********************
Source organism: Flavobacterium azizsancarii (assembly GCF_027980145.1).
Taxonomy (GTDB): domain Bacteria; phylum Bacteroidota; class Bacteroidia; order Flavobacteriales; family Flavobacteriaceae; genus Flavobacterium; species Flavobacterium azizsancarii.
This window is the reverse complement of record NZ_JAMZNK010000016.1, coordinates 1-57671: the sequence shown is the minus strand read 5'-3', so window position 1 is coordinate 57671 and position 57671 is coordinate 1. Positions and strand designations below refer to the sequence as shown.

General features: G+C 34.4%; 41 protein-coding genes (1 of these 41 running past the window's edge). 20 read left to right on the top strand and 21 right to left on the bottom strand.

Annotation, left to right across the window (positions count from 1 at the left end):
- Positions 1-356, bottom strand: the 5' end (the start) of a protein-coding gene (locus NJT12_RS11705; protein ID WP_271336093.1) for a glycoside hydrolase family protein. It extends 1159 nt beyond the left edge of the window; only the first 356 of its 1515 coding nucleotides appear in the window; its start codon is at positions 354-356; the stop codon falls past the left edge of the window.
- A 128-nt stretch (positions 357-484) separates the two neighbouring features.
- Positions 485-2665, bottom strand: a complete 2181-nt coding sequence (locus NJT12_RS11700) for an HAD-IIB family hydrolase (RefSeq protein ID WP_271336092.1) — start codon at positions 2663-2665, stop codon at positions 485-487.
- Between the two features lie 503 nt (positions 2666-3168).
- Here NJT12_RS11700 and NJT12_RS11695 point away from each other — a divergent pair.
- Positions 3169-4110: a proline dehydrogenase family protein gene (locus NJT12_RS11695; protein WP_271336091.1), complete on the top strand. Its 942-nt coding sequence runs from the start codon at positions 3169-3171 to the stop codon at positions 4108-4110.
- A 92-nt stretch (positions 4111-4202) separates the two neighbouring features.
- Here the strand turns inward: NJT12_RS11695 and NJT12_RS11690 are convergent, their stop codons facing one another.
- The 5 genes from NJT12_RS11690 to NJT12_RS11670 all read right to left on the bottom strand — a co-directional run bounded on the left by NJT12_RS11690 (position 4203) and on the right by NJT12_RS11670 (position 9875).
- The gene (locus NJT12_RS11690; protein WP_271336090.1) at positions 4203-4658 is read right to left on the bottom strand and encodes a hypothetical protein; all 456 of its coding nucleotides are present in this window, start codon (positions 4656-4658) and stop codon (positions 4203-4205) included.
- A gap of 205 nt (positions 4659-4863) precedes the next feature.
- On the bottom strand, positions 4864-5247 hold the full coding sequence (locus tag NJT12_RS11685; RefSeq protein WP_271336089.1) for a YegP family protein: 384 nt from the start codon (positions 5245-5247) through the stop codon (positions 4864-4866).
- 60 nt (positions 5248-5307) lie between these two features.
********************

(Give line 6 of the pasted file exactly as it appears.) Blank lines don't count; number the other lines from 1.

- Positions 1-356, bottom strand: the 5' end (the start) of a protein-coding gene (locus NJT12_RS11705; protein ID WP_271336093.1) for a glycoside hydrolase family protein. It extends 1159 nt beyond the left edge of the window; only the first 356 of its 1515 coding nucleotides appear in the window; its start codon is at positions 354-356; the stop codon falls past the left edge of the window.